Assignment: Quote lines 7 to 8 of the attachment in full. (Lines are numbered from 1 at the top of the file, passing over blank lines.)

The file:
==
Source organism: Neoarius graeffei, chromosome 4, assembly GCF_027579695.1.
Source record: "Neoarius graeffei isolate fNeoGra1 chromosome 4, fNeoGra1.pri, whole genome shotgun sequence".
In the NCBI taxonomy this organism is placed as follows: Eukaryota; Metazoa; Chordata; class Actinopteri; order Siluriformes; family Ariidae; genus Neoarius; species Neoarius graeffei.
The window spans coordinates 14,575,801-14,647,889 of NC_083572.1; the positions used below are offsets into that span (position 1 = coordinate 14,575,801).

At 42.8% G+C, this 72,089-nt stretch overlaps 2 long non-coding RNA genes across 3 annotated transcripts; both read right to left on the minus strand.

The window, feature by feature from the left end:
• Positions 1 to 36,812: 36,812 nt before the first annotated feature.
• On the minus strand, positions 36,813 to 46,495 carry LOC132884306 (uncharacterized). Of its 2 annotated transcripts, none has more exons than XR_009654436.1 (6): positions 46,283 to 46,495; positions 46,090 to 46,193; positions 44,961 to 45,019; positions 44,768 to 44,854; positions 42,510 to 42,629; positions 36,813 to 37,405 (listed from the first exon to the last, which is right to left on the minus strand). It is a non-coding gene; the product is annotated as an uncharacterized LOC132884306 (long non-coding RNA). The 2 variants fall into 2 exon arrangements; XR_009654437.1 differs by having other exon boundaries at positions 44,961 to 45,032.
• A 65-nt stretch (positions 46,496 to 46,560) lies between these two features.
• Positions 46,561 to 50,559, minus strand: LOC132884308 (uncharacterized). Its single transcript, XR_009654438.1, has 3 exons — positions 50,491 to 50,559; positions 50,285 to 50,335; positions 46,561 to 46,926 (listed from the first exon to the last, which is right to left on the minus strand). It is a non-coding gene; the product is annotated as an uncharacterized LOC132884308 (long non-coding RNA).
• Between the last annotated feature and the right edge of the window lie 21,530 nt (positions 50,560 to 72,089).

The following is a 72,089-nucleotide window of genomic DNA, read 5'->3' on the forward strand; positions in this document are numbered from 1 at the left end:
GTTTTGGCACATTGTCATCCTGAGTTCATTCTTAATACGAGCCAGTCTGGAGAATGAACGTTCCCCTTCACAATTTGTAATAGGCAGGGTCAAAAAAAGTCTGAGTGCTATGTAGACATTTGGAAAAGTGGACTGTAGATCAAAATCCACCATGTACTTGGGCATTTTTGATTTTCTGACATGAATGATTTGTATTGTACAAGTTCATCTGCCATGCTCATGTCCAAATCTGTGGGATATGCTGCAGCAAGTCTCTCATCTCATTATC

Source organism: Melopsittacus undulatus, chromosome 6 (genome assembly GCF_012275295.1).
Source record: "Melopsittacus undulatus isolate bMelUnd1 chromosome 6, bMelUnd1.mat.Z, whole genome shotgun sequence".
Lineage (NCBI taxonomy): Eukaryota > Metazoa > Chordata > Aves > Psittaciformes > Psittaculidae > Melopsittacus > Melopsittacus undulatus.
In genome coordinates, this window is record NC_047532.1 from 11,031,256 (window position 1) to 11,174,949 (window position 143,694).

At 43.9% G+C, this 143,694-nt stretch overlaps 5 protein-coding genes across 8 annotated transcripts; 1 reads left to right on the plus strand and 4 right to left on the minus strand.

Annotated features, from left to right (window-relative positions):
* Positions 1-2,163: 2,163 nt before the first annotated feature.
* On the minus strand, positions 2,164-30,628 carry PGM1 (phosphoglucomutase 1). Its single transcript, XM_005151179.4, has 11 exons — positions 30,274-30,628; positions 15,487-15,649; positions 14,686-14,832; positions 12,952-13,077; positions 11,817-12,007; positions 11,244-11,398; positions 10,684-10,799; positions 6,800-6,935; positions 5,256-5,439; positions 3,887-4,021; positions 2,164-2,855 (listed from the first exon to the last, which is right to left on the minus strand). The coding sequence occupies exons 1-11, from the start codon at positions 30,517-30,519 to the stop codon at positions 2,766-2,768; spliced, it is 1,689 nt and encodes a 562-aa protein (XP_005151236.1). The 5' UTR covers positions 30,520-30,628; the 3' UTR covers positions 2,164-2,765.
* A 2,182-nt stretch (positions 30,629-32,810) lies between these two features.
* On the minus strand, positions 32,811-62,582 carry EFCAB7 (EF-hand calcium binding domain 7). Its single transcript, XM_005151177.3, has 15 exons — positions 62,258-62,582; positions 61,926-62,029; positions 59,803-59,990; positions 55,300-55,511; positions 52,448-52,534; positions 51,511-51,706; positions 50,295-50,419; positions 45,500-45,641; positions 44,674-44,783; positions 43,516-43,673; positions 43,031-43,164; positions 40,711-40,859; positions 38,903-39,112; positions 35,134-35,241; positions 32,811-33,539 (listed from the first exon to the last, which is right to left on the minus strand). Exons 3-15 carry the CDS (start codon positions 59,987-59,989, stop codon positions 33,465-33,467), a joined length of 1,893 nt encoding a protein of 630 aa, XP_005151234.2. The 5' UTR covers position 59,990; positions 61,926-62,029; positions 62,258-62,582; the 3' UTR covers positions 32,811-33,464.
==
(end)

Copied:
• Positions 1 to 36,812: 36,812 nt before the first annotated feature.
• On the minus strand, positions 36,813 to 46,495 carry LOC132884306 (uncharacterized). Of its 2 annotated transcripts, none has more exons than XR_009654436.1 (6): positions 46,283 to 46,495; positions 46,090 to 46,193; positions 44,961 to 45,019; positions 44,768 to 44,854; positions 42,510 to 42,629; positions 36,813 to 37,405 (listed from the first exon to the last, which is right to left on the minus strand). It is a non-coding gene; the product is annotated as an uncharacterized LOC132884306 (long non-coding RNA). The 2 variants fall into 2 exon arrangements; XR_009654437.1 differs by having other exon boundaries at positions 44,961 to 45,032.